And along that note, I'd like specifically to see a breakdown of OEM desktop chip sales to the likes of HP, Dell, etc. and then to retailers who just sell the CPUs for the builder community. The PC builder community was in a tight bind due to zero availability of the latest GPUs starting near the end of 2020. That started with crypto demand then the CPU shortage hit from fab closures. I had to wait well into 2021 before I could even get a chance to buy my RTX 3080 Ti in a shuffle lottery win purchase option from NewEgg.
We know what went on with laptops as there was most definitely a spike around the world for their demand, at least in North America and the UK/EU nations, of families (and municipalities that could afford it) buying laptops for their children for remote schooling. Same with companies splurging on new laptops for the push to full time remote working (I was one of those beneficiaries three years ago next month who now works remote full time as our office complex permanently closed).
Even the crappiest laptop PC lasts 2-3 years, and I have gotten 8 years out of a good CPU/motherboard/RAM combo (I usually upgrade the GPU more frequently).
Probably the biggest bombshell is that figures show the x86 processor market has just endured “the largest on-quarter and on-year declines in our 30-year history.”
I think what really matters is how these current figures compare to 2019, before these unique events over the last few years disrupted the usual. As stated countless times before, the climate of the world caused an explosive increase in hardware, and obviously that upward spike wouldn't last forever. Its probably the same reason why so many large tech companies experienced unprecedented growth during the pandemic, and are beginning to crash/come back down to baseline as of recent.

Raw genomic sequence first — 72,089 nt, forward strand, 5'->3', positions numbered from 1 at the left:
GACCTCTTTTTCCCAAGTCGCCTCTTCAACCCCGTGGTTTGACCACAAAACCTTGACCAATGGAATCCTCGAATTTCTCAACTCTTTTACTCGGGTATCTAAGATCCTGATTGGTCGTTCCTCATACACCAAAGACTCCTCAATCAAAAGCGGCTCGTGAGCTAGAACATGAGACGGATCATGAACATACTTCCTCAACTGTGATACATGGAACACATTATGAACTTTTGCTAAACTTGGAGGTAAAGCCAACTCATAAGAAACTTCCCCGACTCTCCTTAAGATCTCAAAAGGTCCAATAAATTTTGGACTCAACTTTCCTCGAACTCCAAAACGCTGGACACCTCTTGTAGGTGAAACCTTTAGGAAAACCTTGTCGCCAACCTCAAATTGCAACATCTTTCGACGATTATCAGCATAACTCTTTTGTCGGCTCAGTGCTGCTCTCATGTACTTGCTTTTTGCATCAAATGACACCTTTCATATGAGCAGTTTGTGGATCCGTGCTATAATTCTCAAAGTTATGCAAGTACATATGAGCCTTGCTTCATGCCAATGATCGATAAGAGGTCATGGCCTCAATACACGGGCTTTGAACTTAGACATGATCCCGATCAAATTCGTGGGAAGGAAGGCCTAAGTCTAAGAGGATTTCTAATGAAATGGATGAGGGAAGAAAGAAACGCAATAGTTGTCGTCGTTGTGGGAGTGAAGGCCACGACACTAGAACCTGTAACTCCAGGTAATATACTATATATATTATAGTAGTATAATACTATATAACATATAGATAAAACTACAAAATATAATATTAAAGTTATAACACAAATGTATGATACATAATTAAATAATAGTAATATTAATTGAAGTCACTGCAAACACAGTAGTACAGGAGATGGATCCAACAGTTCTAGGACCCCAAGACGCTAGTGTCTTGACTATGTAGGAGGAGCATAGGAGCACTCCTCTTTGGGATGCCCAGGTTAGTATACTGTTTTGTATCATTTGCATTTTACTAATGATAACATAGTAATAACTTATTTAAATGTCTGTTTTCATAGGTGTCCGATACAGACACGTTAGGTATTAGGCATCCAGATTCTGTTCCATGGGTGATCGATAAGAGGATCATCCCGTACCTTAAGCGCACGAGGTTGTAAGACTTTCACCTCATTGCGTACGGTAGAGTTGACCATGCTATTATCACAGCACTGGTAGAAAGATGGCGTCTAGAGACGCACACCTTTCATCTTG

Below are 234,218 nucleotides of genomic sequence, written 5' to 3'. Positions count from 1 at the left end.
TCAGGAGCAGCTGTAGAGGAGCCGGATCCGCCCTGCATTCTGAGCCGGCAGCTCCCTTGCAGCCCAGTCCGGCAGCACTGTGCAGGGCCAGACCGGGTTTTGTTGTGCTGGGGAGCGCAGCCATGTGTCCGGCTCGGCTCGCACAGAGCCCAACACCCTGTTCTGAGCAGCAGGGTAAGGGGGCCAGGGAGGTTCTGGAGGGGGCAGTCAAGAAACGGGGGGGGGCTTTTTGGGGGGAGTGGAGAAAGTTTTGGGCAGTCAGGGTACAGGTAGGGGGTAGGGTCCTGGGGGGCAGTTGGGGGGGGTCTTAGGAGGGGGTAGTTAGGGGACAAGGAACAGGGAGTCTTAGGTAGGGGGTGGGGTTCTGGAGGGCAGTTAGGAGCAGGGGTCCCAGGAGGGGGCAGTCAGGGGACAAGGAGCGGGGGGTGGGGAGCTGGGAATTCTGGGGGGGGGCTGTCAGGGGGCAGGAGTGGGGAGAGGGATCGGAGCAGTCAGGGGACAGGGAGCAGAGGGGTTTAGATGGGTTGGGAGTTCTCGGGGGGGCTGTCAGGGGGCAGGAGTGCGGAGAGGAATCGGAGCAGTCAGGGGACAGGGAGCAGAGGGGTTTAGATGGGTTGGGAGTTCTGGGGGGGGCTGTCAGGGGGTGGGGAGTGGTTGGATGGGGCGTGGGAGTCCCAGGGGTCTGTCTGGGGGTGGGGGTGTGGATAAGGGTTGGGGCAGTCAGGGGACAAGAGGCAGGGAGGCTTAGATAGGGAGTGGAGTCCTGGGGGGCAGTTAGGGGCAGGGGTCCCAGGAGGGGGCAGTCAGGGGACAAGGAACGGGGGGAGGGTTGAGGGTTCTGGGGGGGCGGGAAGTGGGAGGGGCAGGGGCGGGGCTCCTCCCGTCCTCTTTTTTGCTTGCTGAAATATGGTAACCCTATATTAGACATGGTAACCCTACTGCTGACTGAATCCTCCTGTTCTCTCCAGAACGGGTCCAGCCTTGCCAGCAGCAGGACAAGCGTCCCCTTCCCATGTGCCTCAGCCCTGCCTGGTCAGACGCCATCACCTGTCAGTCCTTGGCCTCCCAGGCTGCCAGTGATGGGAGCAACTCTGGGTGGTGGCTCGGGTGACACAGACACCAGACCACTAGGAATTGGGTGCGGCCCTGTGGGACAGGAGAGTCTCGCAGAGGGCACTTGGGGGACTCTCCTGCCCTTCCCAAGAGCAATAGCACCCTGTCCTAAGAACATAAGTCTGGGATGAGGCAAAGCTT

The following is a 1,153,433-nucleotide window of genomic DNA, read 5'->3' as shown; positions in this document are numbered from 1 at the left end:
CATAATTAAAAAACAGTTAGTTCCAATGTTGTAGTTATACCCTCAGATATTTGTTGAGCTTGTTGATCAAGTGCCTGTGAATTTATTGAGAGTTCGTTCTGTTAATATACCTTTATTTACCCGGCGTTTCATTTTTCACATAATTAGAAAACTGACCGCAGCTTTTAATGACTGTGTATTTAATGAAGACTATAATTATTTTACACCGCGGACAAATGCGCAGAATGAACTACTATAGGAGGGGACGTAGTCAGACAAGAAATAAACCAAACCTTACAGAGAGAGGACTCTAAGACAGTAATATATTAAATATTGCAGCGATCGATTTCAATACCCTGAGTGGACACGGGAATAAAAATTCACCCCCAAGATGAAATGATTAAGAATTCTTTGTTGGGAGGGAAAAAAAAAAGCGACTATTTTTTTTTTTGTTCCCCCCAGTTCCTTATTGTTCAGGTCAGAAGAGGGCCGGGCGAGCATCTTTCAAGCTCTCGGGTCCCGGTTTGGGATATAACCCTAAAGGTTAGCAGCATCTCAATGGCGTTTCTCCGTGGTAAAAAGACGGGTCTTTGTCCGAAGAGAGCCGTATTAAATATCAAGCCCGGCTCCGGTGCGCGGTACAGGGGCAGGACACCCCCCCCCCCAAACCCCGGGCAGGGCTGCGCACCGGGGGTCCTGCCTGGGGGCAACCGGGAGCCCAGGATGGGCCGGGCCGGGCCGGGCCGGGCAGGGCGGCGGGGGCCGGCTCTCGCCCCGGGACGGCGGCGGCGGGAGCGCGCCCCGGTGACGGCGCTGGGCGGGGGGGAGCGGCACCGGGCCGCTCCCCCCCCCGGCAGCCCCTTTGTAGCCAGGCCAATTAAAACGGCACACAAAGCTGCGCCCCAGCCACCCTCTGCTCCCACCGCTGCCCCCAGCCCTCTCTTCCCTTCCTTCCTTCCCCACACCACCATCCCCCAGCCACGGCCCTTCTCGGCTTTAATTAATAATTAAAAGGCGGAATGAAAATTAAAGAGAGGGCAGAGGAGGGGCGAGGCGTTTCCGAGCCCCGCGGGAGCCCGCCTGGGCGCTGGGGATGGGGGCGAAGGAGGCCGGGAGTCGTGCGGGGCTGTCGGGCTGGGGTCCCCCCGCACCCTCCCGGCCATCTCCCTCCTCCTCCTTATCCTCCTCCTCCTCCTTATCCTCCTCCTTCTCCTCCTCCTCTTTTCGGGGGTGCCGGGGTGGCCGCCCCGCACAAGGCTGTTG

Yes, pandemic was best tiem for pc market (As a seller) but that comes at cost of short term (in yrs term) lower sales.
also fact that cpu upgrades have very little difference to most ppl anymore (so don't feel need to upgrade frequently)
CPU, unlike GPU, have little generational performance thats easily noticeable.
I built my current PC in 2019 - in 2022, rather than replacing an entire system I just upgraded, I replaced my Ryzen 2700 with a Ryzen 5700 and replaced the RX 570 (8Gb) with an RTX 3060 (12Gb). I am looking at replacing the 3060 with an A770 (Blender & AV1 encoding - gaming is not a major issue for me)
I'll get a new system in 2 years, which will be a Ryzen 8000 series CPU and probably a Battlemage GPU (assuming Intel doesn't whack their GPU division).
Those higher prices are here, stimulus is gone, and work-at-home is being taken away. I don't think computer shipments will improve later this year given the prices and specs I've been seeing. 10-30% price increases don't make me want to upgrade anymore. x86 is being challenged strongly by Apple's chips too. Apple's OSes and Valve's Steam OS are likely starting to take a chunk out of Windows x86 too. Lots of headwinds for the PC industry in 2023.
I'd like to replace my old Yoga 720, but I'm having trouble finding a 2-in-1 that has decent performance and isn't overpriced. I feel like system vendors have become disconnected from their customers.
Price gouging from the last three years doesn't help with maintaining sales either. Companies that got too comfortable with 50+% gross profit margins may have to learn to make-do with more reasonable 30-40% margins again.